Let’s talk about unlikeable protagonists. A few weeks ago, Jeanne did. I thought about what she said, and I wasn’t sure I agreed with her. Since then, I’ve seen Can You Ever Forgive Me?
For those of you who don’t go to the movies or haven’t seen this one yet, Can You Ever Forgive Me? is based on the life of biographer Lee Israel, who reaches a dead end in her writing career after her agent rejects her latest project. Out of money and desperate to meet her rent and take her cat to the vet, the movie shows Israel first forging letters from famous, dead actors and writers and then stealing such letters from public libraries and research institutions and selling those, as well.
Movie-wise, I thought Melissa McCarthy did a terrific job playing Israel.
Character-wise, I didn’t like her.
Generally speaking, I don’t approve of stealing. However, if you’re starving and you steal a loaf of bread, that’s different. Dipping deeper in the moral ambiguity department, I don’t much care if con artists rip off collectors. Collectors of objects such as art or historical documents are rich, and they just need a place to park their money, often driving up prices of objects that should go into museums or libraries. If they must collect, let collectors collect Lladro figurines. That’s why they’re called “collectibles.” Even better, let the rich feed and house the poor.
However, stealing from the institutions that preserve our history, that give researchers, scholars, and writers access to original materials so they can contribute to the world’s store of knowledge is unforgiveable.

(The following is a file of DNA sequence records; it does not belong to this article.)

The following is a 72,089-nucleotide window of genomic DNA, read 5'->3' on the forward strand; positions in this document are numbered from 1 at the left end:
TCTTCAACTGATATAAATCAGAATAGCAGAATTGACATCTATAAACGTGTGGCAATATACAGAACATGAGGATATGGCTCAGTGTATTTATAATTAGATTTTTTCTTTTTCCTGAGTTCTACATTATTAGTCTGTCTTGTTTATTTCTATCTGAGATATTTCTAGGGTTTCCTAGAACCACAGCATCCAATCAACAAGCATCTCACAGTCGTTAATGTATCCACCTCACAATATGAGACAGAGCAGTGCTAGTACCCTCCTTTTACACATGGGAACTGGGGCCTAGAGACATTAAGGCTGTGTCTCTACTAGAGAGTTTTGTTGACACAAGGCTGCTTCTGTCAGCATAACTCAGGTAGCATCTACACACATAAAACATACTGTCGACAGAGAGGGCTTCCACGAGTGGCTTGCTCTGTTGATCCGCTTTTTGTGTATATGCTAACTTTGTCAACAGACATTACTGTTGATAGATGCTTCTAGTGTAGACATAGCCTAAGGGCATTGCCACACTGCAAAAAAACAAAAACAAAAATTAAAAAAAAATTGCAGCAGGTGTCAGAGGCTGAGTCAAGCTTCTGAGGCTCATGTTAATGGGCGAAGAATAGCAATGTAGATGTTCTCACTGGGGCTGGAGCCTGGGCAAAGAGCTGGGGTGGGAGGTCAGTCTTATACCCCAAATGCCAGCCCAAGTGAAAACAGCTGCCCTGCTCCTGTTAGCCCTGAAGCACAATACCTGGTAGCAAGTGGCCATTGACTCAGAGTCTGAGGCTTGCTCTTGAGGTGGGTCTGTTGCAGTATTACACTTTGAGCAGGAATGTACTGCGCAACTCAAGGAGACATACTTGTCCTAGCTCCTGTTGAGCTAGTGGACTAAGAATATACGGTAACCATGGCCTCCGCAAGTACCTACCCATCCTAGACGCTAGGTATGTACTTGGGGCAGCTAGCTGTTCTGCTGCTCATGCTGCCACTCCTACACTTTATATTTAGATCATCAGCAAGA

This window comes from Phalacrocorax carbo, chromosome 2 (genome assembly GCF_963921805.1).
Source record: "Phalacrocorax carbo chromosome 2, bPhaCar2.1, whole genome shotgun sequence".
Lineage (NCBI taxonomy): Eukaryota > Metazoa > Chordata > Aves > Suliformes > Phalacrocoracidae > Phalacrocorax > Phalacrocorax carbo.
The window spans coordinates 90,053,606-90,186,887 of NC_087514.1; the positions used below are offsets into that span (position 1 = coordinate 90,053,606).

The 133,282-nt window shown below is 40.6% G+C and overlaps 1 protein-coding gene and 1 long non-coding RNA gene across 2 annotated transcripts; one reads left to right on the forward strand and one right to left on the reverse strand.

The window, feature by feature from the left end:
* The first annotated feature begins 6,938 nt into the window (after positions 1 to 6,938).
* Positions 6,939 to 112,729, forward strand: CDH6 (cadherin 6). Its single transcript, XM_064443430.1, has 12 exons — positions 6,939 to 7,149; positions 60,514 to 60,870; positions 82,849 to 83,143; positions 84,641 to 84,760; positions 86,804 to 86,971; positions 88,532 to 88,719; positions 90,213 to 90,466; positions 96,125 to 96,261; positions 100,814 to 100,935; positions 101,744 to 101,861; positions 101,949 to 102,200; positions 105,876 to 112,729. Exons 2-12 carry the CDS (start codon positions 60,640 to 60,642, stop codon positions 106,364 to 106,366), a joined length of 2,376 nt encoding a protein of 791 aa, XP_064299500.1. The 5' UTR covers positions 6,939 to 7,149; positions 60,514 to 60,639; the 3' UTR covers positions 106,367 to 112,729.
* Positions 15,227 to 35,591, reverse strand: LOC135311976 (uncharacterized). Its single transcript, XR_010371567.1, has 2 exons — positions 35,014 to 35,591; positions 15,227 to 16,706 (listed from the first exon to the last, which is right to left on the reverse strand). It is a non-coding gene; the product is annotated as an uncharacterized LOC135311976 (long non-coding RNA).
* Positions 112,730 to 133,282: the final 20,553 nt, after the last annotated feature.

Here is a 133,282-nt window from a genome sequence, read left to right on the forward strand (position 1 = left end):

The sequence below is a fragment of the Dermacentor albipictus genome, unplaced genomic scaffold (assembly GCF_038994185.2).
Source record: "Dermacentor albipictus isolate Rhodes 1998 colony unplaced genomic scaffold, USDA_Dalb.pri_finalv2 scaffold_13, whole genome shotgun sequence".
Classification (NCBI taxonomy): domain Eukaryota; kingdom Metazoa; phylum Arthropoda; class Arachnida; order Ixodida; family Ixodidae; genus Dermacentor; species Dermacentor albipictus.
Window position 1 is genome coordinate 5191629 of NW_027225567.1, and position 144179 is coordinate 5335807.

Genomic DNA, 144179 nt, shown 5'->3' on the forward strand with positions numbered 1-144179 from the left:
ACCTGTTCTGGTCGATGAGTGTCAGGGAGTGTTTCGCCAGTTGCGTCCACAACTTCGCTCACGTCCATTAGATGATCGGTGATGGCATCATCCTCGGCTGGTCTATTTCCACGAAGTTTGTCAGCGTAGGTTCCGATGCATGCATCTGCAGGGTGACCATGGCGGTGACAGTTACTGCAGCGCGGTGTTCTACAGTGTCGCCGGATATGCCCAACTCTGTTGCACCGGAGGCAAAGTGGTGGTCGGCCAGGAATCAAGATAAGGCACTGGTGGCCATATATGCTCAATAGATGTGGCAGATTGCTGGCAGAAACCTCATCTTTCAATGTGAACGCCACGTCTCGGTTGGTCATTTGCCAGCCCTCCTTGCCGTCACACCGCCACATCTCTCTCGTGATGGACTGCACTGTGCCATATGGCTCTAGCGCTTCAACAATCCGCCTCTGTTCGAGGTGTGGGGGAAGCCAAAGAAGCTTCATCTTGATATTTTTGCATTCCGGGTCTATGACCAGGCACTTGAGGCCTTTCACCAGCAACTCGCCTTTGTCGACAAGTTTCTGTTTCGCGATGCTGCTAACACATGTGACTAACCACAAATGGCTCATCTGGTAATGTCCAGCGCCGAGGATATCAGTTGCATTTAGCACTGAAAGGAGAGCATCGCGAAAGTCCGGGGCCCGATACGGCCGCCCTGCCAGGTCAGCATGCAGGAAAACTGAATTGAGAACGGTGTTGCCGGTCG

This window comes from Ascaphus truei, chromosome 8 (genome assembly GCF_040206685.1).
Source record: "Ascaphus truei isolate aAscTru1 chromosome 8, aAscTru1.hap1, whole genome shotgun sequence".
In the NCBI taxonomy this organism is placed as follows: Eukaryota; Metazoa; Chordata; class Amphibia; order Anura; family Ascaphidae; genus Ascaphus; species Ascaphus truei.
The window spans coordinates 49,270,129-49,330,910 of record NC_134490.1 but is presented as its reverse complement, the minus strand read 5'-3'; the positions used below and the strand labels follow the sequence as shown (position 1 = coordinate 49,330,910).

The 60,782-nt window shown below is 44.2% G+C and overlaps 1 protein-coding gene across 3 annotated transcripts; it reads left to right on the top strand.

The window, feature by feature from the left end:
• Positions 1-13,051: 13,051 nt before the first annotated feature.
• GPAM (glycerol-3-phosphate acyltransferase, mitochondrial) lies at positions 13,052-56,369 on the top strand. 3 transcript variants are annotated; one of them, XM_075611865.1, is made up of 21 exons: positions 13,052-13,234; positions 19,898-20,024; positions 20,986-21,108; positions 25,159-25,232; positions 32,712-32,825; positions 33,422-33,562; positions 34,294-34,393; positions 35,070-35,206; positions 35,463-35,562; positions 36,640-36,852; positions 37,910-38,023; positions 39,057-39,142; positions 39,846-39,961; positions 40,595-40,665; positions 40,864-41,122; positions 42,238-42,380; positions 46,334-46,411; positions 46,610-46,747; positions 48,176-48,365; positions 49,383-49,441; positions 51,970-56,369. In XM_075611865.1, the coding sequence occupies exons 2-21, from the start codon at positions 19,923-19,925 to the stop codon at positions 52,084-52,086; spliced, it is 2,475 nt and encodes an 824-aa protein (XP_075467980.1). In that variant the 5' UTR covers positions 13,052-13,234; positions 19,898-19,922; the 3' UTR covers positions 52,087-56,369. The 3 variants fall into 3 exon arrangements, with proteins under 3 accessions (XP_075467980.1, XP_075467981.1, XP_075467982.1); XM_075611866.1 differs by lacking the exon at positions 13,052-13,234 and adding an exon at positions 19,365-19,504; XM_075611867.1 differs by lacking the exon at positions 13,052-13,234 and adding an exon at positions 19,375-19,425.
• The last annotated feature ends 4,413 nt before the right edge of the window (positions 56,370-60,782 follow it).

So I’m watching this movie, and as long as Melissa McCarthy/Lee Israel sells only forgeries to collectors, I can live with that. She can come back from that. But when she went after libraries, she was done. I didn’t care that her cat was sick, that she had no family she was close to or the ability to make friends. She went down a path from which she could not return.
I didn’t like her. I didn’t sympathize with her. And I didn’t empathize with her.
With this movie, I saw an interesting story, reasonably well-told, that left me feeling unengaged emotionally, at least in a positive way. I was pleased that Israel was caught and punished. After that—nothing. I felt nothing for her.
And this is not the way I want to feel after I’ve seen a movie or read a book. I want to feel something.
Jeanne and I aren’t exactly talking about the same thing—she was referring mostly to romance novels and how you keep a reader engaged if the protagonist doesn’t display any warm fuzzies. This movie is no romance, and it certainly didn’t give me any warm fuzzies. I’m not sorry I saw it, but it’s not on my keeper shelf, either, so to speak.
What about you? Have you seen this movie and what did you think? Did it change or shape your opinion about unlikeable protagonists?